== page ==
1.38 Matthew Pallett identified a need for guidance but said that this should come from outside the medical profession:

Nobody has ever died from using cannabis or whole plant cannabis extracts which have been around for a couple of centuries, even from uncontrolled illicit street supply. This indicates a need for use under medical supervision to be totally unnecessary but guidance for administration for inexperienced users by those experienced in the practices, would make reasonable sense in order to avoid unwanted side effects that can occur with incorrect strain choice.[17]

1.39 Other submissions called for a broad range and variety of health and allied health practitioners to advise and monitor patients about their use of medicinal cannabis.[18]

1.40 The question of who should be able to authorise medicinal cannabis treatment is discussed in Chapter 3. However, the objective of integrating the use of cannabis with the patient’s program of medical treatment extends beyond the ‘gatekeeper’ role. While no one may have died from cannabis, many have died from conditions that cannabis is being used to treat. A decision to use medicinal cannabis should not isolate the patient from broader medical care or undermine their other medical treatment. Rather, it should be integrated into broad medical management of the therapeutic needs of the patient.

Ensure that patients are informed of clinical uncertainty about the safety and efficacy of medicinal cannabis products they use

1.41 Patients with access to licit medicinal cannabis products that have not been approved by the TGA could wrongly assume that their quality, safety and efficacy have been tested to the same standards as prescription medicines. If they have read information on the internet promoting the many therapeutic benefits attributed to cannabis use, they may have a false impression about the probative value of some of the claims.

1.42 Accordingly, the scheme would need to ensure that patients who use medicinal cannabis—or carers who make decisions on their behalf—know about the risks and the current limits of clinical knowledge about its efficacy and effects, including its long-term effects.

1.43 The Law Institute of Victoria pointed out that, as part of their duty of care, medical practitioners must provide their patients with information that will enable them to give their informed consent to medical treatment. This includes information about all material risks. A medical practitioner who fails to do so is exposed to civil liability for the outcome, even if the treatment was not negligent:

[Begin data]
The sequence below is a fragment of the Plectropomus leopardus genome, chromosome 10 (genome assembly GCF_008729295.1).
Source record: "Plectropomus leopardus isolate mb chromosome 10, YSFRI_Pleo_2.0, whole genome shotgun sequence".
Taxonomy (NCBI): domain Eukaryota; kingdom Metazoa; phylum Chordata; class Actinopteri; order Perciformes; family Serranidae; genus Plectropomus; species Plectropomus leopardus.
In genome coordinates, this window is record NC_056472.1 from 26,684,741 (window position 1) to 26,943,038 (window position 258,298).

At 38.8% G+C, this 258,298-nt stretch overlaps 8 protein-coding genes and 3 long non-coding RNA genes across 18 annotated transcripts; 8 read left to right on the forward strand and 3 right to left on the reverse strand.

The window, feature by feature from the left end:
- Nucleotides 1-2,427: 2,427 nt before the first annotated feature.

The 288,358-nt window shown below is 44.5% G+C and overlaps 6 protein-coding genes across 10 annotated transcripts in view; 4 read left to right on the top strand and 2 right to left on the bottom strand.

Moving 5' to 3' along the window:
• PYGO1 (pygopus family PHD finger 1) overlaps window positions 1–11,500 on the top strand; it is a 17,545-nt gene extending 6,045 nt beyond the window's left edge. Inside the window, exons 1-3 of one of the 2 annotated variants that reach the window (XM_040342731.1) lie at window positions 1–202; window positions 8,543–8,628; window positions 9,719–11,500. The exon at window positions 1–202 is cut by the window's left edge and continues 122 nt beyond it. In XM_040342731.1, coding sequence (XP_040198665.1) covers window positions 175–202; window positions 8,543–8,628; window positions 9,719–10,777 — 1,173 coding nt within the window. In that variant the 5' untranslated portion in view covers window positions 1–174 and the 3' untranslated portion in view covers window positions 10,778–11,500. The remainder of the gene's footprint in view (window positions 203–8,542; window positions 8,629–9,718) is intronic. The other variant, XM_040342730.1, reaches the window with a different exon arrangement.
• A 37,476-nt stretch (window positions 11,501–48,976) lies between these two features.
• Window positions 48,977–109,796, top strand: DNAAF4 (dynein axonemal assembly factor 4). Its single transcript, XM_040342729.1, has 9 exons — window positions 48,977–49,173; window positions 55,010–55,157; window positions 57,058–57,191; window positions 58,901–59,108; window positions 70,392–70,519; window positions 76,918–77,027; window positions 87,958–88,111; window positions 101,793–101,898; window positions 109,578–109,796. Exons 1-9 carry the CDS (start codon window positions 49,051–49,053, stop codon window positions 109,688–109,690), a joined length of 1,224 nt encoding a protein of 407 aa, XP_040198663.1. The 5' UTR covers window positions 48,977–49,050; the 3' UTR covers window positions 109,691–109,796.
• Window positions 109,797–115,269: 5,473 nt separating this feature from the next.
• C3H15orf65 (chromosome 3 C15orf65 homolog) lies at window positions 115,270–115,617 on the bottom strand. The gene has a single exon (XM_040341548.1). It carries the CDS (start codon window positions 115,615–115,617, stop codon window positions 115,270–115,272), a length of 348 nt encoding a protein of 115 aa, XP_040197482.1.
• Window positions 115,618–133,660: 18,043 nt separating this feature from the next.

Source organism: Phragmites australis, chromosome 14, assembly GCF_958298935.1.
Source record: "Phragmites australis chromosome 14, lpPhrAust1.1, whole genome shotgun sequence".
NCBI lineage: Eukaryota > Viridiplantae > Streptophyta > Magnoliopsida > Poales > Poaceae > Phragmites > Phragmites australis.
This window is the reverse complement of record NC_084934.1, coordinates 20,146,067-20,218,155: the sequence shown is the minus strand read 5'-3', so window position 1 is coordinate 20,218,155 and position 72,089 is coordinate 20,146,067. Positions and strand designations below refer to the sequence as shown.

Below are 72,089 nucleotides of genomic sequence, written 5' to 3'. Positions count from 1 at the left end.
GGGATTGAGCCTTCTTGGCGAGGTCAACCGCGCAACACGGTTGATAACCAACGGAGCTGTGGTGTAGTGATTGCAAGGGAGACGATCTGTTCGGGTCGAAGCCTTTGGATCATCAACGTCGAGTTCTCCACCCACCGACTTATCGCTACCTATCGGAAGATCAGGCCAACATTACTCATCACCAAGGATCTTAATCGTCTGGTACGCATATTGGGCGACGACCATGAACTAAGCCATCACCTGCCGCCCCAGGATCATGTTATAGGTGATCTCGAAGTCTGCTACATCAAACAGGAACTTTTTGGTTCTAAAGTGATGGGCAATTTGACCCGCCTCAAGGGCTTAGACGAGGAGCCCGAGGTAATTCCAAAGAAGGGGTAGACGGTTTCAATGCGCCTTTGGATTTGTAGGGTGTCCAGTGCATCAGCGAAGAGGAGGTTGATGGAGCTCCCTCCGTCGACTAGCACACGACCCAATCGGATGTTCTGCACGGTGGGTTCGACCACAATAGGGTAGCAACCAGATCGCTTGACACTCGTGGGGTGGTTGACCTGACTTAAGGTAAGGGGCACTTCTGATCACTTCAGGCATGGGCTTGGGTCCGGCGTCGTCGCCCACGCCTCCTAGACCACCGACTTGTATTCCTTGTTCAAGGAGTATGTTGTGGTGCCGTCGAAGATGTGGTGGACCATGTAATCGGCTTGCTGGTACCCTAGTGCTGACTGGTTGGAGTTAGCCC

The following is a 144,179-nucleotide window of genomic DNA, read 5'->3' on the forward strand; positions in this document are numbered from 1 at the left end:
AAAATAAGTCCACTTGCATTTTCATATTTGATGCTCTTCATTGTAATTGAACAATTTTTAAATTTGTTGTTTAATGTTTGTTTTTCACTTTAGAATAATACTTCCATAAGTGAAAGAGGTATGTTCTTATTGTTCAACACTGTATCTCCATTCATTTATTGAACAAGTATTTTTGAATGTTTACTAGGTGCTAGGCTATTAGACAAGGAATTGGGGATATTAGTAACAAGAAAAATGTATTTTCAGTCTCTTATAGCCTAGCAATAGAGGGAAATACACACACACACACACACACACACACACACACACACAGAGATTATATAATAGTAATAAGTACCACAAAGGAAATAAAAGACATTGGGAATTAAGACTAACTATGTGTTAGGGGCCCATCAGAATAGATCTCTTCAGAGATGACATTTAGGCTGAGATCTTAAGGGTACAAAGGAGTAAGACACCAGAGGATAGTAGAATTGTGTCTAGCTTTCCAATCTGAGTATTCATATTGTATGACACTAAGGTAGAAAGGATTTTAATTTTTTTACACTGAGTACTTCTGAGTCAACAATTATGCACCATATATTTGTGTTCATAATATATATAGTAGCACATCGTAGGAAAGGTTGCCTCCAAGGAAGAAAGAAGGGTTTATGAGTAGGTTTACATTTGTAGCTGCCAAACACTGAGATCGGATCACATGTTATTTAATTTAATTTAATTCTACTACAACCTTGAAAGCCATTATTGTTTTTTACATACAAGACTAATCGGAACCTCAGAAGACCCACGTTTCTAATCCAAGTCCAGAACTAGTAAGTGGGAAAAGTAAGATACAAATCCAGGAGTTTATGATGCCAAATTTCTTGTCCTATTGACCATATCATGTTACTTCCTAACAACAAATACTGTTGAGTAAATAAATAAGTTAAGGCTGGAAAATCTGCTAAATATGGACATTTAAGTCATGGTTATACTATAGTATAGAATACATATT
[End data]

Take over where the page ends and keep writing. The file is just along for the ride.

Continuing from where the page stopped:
With the example of a medicinal cannabis product that is not regulated under the Commonwealth TGA, medical practitioners would arguably need to provide an appropriate disclaimer as to the limited therapeutic research and the limited evidence of efficacy. The patient would need to assume the risk. This is more complicated in the situation of minors and people who lack capacity to give informed consent and their ability to assume that risk.

As the efficacy of the medicinal cannabis (without an established therapeutic product in an appropriate registered form) is still unclear (on a clinically trialed basis), this may cast doubt that express consent from a decision maker was adequately informed.[19]

1.44 Some medical practitioners have questioned how they could ensure that a patient gives informed consent to use medicinal cannabis when they themselves are unclear about the possible consequences of the decision.[20] The Royal Australasian Society of Physicians has noted that the potential risks and benefits will be very different from one patient group to the next.[21] The Commission expects that concerns of this nature could be addressed to some extent by training and guidelines that could be offered under a medicinal cannabis scheme. In addition, clinical trials that are underway or proposed in Australia and internationally will continue to enrich knowledge about the medicinal properties of cannabis.

1.45 It is nevertheless clear that any scheme introduced in Victoria would need to accommodate the uncertainties surrounding a decision to use a medicinal cannabis product that has not been tested to the standards required by the TGA for prescription medicines. Patients would need to be informed (preferably verbally and in writing in language they are likely to understand) that aspects of the treatment such as the dosage, the best form of administration, immediate and long-term side effects and interaction with other medications have not been established authoritatively by clinical trials, and would need to take responsibility for the decision to proceed with the treatment in view of the information with which they are provided.